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I was reading an e book and began thinking about how different it is from reading (or owning) a printed book. True, the words are there but once the power is shut off and the screen goes black it’s almost like the book doesn’t exist. A printed book is still there. It remains in our physical space. We touch it, feel its texture, smell the paper, pack it away, and unpack it. Lying open or closed on a table, tossed onto the backseat of a car or squeezed between others on a shelf, it becomes part of our visual diary. 

Why paperbacks? Paperbacks are often the first books we own and they influence our lives early on. They are (or used to be) inexpensive. They’re democratic—widely available and easily shared.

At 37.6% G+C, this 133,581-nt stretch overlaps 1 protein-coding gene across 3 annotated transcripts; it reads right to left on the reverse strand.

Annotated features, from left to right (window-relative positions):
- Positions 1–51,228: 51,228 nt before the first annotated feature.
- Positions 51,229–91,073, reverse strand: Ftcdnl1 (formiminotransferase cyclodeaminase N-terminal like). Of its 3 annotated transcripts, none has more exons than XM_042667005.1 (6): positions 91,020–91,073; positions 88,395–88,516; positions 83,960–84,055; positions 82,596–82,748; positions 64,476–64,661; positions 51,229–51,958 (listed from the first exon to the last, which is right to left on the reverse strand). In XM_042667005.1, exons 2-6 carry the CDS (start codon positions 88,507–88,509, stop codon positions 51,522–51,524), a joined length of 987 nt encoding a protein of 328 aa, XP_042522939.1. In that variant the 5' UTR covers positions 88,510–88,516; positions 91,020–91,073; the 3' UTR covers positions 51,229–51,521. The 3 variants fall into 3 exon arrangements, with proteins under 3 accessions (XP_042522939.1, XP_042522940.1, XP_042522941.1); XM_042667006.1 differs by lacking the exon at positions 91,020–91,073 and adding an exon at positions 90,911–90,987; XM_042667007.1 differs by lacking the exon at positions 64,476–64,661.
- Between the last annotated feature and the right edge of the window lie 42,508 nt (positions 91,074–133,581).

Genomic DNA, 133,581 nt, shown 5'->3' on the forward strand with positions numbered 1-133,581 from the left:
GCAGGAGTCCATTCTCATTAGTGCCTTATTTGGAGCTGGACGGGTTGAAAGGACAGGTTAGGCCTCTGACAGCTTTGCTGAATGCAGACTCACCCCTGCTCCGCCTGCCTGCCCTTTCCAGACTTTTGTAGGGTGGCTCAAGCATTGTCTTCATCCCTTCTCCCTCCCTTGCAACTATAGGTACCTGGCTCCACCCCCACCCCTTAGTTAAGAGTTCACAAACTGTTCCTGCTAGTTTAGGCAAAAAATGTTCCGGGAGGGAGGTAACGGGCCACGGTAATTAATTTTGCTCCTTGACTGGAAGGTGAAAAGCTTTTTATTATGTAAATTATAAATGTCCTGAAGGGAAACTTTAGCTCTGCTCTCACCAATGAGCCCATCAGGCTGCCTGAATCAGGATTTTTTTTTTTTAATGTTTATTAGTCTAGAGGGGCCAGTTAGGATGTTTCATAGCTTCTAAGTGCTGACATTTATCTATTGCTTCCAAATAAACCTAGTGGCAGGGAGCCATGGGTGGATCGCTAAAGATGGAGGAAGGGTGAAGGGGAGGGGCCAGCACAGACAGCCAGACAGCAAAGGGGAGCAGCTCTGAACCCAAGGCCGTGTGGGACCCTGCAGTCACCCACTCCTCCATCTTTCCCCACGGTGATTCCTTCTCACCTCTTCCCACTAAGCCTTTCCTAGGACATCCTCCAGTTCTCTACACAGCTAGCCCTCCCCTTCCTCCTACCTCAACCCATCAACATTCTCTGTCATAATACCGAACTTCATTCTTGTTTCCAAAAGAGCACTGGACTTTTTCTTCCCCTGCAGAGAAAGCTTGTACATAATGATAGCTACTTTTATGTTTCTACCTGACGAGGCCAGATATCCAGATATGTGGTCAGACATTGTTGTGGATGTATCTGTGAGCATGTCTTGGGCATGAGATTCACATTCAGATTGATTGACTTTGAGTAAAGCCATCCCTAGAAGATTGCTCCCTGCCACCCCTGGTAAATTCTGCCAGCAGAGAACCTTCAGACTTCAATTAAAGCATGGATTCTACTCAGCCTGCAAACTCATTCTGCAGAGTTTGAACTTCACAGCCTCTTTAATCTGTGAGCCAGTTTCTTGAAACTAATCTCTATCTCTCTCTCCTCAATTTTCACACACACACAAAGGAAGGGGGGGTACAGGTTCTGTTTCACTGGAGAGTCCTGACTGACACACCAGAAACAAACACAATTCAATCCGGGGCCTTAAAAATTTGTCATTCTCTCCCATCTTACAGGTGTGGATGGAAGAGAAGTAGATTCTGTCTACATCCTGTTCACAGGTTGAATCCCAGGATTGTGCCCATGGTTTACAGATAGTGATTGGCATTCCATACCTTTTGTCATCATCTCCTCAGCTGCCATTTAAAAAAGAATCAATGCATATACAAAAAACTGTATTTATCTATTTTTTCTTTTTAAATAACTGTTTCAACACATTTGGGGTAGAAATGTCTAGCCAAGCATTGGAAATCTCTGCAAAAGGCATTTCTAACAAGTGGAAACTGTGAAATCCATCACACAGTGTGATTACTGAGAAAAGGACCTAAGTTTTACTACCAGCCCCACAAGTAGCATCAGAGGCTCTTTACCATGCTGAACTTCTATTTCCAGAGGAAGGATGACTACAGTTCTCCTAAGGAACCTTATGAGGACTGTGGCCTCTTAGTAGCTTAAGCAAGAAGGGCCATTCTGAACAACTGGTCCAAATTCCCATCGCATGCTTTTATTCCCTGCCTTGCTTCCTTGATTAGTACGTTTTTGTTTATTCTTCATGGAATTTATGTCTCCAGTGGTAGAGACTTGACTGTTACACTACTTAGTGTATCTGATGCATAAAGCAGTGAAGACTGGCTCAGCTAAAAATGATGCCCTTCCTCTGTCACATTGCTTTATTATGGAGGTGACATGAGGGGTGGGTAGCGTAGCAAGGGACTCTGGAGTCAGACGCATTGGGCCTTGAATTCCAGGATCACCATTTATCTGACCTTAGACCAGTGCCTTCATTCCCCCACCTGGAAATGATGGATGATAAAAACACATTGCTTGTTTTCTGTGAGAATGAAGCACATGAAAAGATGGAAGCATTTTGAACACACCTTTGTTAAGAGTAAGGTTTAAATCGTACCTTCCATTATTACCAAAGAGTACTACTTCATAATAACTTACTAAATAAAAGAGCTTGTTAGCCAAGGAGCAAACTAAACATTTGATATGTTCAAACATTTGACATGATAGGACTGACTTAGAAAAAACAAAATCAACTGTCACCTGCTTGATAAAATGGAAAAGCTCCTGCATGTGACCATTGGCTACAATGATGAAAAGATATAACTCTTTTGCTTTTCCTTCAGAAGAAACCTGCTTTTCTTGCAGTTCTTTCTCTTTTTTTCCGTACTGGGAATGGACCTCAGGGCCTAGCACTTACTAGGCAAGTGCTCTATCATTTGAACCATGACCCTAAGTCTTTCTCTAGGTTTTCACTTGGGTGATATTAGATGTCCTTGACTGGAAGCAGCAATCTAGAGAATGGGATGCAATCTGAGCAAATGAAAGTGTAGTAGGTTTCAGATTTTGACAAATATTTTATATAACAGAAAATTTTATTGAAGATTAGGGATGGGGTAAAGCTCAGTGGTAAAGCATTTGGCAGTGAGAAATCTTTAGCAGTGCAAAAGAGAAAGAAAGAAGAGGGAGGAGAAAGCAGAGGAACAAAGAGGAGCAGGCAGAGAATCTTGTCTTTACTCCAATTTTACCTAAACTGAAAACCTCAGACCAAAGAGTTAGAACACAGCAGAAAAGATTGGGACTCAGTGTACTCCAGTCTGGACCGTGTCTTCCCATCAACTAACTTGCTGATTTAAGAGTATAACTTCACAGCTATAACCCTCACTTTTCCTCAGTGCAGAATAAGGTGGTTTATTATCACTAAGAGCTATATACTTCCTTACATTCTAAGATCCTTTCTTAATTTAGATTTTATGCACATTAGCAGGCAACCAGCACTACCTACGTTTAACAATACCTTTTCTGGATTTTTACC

With that in mind I began asking people that I know to lend me their favorite paperback book(s) to be photographed. Each image features their name prominently below the book in recognition that it is someone’s personal possession that has stood up to time and not merely a prop used for graphic appeal or notoriety.


This is an ongoing project and I continue to encourage submissions. As the books are photographed they are placed on this web site and a selection of prints will be made available for exhibition.

"Maybe nobody will care about printed books 50 years from now, but I do. When I read a book, I'm handling a specific object in a specific time and place. The fact that when I take the book off the shelf it still says the same thing – that's reassuring."
- Jonathan Franzen
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